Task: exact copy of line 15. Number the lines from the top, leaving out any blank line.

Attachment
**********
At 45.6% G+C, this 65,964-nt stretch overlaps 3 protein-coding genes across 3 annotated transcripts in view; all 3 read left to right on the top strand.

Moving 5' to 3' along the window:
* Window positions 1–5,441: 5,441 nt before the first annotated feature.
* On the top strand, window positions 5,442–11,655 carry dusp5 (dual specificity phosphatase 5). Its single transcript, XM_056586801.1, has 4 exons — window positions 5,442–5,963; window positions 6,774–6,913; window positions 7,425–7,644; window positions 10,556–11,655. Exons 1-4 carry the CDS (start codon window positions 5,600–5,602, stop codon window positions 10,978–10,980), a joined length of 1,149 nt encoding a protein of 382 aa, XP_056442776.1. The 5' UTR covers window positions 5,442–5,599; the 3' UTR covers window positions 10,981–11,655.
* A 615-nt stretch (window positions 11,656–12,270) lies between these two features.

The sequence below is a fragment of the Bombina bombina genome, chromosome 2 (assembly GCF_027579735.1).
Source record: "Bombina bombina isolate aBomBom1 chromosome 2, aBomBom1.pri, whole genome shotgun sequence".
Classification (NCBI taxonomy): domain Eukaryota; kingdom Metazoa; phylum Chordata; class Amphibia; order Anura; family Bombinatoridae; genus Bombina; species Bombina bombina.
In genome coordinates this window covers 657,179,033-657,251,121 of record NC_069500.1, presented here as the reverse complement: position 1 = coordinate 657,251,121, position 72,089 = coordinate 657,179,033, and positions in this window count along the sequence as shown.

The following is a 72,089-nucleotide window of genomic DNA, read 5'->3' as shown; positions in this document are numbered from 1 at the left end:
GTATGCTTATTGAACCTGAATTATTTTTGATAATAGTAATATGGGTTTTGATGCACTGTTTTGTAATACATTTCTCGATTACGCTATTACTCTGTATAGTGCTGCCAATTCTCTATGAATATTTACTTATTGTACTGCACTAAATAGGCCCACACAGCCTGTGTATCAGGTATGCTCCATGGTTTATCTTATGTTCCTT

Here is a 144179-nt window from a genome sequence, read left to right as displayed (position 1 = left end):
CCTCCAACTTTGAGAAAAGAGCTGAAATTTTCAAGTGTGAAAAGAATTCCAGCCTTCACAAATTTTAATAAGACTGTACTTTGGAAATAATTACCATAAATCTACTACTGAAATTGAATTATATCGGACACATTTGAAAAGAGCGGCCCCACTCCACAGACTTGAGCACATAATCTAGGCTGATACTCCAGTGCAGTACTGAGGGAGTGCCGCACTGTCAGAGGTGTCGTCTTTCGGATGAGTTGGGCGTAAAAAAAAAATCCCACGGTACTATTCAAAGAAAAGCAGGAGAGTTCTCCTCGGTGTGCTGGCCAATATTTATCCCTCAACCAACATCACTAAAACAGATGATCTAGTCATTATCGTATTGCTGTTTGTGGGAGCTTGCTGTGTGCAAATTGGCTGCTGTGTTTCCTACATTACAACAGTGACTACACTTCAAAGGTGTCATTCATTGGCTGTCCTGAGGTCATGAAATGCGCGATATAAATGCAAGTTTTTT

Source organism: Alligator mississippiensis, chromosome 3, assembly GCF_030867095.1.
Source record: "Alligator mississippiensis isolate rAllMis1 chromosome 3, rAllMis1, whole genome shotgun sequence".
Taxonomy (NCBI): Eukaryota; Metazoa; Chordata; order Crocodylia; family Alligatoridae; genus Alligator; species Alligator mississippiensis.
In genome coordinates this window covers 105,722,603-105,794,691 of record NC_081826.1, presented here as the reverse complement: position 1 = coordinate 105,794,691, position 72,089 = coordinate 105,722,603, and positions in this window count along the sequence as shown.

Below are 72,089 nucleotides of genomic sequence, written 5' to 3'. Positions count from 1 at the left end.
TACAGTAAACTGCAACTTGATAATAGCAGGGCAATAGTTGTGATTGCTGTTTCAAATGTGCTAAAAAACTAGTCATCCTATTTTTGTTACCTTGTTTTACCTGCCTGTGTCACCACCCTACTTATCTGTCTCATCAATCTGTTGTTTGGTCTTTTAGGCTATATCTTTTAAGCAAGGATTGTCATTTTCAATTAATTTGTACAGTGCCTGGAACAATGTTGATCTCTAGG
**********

Source record: "Alligator mississippiensis isolate rAllMis1 chromosome 3, rAllMis1, whole genome shotgun sequence".